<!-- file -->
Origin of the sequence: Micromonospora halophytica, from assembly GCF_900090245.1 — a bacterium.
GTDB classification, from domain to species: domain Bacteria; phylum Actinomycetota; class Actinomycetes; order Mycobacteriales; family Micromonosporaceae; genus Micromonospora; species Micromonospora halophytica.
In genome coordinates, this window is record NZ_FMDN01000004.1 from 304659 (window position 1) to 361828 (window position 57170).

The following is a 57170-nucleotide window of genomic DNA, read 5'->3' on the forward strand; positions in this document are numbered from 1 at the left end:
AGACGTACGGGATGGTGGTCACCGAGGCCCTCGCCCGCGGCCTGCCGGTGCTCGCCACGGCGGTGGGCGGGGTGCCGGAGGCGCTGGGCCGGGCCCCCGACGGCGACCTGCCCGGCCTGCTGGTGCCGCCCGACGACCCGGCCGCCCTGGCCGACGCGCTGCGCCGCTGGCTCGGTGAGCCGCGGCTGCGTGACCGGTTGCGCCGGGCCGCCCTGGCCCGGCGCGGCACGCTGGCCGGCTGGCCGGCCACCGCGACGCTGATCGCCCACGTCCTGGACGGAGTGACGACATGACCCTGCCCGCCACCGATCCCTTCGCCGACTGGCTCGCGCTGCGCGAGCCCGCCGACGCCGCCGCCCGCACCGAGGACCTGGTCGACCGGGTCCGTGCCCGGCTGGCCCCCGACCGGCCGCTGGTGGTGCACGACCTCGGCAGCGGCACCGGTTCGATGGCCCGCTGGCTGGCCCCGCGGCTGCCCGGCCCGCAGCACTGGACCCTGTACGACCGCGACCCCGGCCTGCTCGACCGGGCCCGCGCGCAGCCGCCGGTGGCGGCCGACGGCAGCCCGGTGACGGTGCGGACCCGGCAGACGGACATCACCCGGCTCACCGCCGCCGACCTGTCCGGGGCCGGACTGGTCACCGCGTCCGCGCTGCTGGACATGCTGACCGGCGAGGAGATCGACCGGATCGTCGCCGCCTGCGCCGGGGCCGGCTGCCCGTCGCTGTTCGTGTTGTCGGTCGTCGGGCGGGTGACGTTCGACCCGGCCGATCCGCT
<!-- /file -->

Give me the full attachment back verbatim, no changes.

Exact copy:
Origin of the sequence: Micromonospora halophytica, from assembly GCF_900090245.1 — a bacterium.
GTDB classification, from domain to species: domain Bacteria; phylum Actinomycetota; class Actinomycetes; order Mycobacteriales; family Micromonosporaceae; genus Micromonospora; species Micromonospora halophytica.
In genome coordinates, this window is record NZ_FMDN01000004.1 from 304659 (window position 1) to 361828 (window position 57170).

The following is a 57170-nucleotide window of genomic DNA, read 5'->3' on the forward strand; positions in this document are numbered from 1 at the left end:
AGACGTACGGGATGGTGGTCACCGAGGCCCTCGCCCGCGGCCTGCCGGTGCTCGCCACGGCGGTGGGCGGGGTGCCGGAGGCGCTGGGCCGGGCCCCCGACGGCGACCTGCCCGGCCTGCTGGTGCCGCCCGACGACCCGGCCGCCCTGGCCGACGCGCTGCGCCGCTGGCTCGGTGAGCCGCGGCTGCGTGACCGGTTGCGCCGGGCCGCCCTGGCCCGGCGCGGCACGCTGGCCGGCTGGCCGGCCACCGCGACGCTGATCGCCCACGTCCTGGACGGAGTGACGACATGACCCTGCCCGCCACCGATCCCTTCGCCGACTGGCTCGCGCTGCGCGAGCCCGCCGACGCCGCCGCCCGCACCGAGGACCTGGTCGACCGGGTCCGTGCCCGGCTGGCCCCCGACCGGCCGCTGGTGGTGCACGACCTCGGCAGCGGCACCGGTTCGATGGCCCGCTGGCTGGCCCCGCGGCTGCCCGGCCCGCAGCACTGGACCCTGTACGACCGCGACCCCGGCCTGCTCGACCGGGCCCGCGCGCAGCCGCCGGTGGCGGCCGACGGCAGCCCGGTGACGGTGCGGACCCGGCAGACGGACATCACCCGGCTCACCGCCGCCGACCTGTCCGGGGCCGGACTGGTCACCGCGTCCGCGCTGCTGGACATGCTGACCGGCGAGGAGATCGACCGGATCGTCGCCGCCTGCGCCGGGGCCGGCTGCCCGTCGCTGTTCGTGTTGTCGGTCGTCGGGCGGGTGACGTTCGACCCGGCCGATCCGCT